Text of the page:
Equality of outcome is another false god. The ridiculous concentration of the wealth at the very top, notwithstanding the Oxfams of this world’s preoccupation with it, inequality is not the problem; poverty is. And poverty worldwide though still a problem, is at an all-time low.


Our economic policies, our foreign policies, our social policies, all are bankrupt. But we will not be able to change them until we change the terms of discourse at the very top. 

Sunday, January 10, 2016

Our Debt to Spinoza

I have just finished reading Irvin Yalom's The Spinoza Problem.
I am not inclined to review the book, save to say that while I found it very interesting and learnt a lot from it, I also found it contrived, pretentious and anachronistic. The author is a well-known psychiatrist and much of the substance of the book indulges his psychiatric predilections in an ultimately unconvincing way. Still, the interested reader will definitely learn a lot about Spinoza and about the monster Alfred Rosenberg, the ideologue of the Third Reich, who seems to have had an interest in Spinoza. So reading this book provoked thoughts about Spinoza, his ideas and the time and context in which he lived by contrast with our own time and context. And it is this that I want to deal with here. 
Living in Amsterdam in 1656, Baruch (Benedict) Spinoza was brutally excommunicated by a committee of Jewish leaders and forbidden any kind of interaction with members of that community. For him, one of the greatest philosophers of the Western tradition, indeed perhaps the first 'modern' thinker, it was a disaster. He was caught between his love for his community and his inability/refusal to dissemble about his true beliefs. He was cast into a social wilderness, forever sad and lonely – but not completely so, for he lived the rest of his short life in the stimulating company of like-minded thinkers. But his life as a Jew was over.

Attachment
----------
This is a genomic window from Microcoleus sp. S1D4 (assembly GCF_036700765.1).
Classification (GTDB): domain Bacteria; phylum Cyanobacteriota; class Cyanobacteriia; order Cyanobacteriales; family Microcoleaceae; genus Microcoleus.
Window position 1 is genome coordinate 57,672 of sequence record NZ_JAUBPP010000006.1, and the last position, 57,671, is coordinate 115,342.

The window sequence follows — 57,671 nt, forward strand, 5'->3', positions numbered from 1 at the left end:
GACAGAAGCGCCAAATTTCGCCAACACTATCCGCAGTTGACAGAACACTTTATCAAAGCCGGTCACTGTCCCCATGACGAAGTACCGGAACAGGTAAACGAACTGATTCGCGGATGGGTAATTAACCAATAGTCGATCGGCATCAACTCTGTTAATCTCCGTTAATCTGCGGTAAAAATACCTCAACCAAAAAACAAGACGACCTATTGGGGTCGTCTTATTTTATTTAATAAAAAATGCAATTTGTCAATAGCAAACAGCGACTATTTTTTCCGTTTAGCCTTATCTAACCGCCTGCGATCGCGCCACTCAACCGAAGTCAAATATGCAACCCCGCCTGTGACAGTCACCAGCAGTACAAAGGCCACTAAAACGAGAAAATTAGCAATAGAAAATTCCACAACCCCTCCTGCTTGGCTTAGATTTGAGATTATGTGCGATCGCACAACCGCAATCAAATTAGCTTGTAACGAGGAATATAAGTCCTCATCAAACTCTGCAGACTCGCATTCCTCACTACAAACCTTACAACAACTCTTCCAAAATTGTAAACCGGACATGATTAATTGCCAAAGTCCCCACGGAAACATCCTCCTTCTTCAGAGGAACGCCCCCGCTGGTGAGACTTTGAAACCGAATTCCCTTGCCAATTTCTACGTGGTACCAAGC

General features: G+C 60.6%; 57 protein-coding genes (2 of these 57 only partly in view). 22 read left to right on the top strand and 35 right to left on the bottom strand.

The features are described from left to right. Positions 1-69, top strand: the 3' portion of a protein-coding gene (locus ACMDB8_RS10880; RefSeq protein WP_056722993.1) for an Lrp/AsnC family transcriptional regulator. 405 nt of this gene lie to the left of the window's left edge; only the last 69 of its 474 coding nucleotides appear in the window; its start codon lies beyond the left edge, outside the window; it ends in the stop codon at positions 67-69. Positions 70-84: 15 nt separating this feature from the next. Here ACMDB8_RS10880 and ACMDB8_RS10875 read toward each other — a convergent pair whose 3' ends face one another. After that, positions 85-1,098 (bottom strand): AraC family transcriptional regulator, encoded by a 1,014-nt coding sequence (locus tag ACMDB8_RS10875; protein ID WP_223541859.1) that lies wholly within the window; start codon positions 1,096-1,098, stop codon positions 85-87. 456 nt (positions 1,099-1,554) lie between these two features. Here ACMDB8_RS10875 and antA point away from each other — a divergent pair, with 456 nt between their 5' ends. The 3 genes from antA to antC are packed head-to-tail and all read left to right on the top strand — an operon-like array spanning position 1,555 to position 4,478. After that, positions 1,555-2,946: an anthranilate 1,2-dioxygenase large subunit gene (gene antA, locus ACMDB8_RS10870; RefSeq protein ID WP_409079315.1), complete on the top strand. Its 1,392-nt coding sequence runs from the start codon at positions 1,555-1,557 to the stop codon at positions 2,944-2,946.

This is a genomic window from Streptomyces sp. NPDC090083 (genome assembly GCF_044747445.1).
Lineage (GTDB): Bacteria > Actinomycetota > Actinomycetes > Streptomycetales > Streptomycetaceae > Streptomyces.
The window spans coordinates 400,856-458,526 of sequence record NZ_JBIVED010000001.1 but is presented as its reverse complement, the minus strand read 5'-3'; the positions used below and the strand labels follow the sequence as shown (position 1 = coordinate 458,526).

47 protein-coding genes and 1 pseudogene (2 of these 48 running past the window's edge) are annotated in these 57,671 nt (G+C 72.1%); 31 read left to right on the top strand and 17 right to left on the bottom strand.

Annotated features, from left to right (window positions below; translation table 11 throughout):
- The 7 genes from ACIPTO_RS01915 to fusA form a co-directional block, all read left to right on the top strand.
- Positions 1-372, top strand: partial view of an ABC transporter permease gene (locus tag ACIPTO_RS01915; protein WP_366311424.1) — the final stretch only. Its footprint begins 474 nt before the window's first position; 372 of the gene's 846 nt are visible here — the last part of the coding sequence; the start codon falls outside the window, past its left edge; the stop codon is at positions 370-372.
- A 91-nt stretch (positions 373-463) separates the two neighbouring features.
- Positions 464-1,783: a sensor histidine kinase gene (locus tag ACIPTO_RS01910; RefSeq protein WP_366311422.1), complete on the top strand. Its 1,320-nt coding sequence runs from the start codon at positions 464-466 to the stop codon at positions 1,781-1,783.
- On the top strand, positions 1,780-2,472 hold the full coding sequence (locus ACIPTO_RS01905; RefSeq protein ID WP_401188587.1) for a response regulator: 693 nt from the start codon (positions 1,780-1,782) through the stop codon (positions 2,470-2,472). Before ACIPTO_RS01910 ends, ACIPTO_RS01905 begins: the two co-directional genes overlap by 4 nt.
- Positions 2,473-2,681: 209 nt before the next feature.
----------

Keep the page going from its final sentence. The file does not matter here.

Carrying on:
Today large numbers of Jews (who knows how many?) hold views that in large part agree with those held by Spinoza and they do not lie about them (not to suggest that they comprehend the profundity of his work). They live comfortably within Jewish communities and participate in communal affairs in many ways according to their choice, according, one supposes, to whatever they feel comfortable with and enjoy doing. Secular Jews have come to revere Spinoza, the Jew, - a prominent street in Israel is named after him.
Meantime these secular Jews are the targets of diverse religious Jewish outreach groups who, far from excommunicating them - which would carry no practical consequences for them - seek to attract them to their congregations; never questioning their beliefs or their right to have them and write and speak about them.
The Amsterdam Jewish leaders got their power from tradition, but, moreso, from the government of the Netherlands. The government that welcomed Jewish refugees from the hell of the Spanish and Portuguese Inquisitions into Holland, was a government that was, in part, driven by religious (Calvinist) laws. They placed conditions upon the tolerance of the Jews and gave their leaders the power to enforce those conditions - among which was the punishment of heresy - indeed the leaders had an obligation to punish it. The Dutch would tolerate Jews, within limits, but not atheists or Catholics. So Spinoza had to be banned. The survival of the Jewish community was seen to depend on it.
Today the survival of these religious-orthodox outreach groups depends on their ability to attract adherents, including non-believers, upon whom they must be careful not to make too many demands. The difference? They have no power and obligation to compel. Religion and state are separate and religious beliefs are seen as personal matters.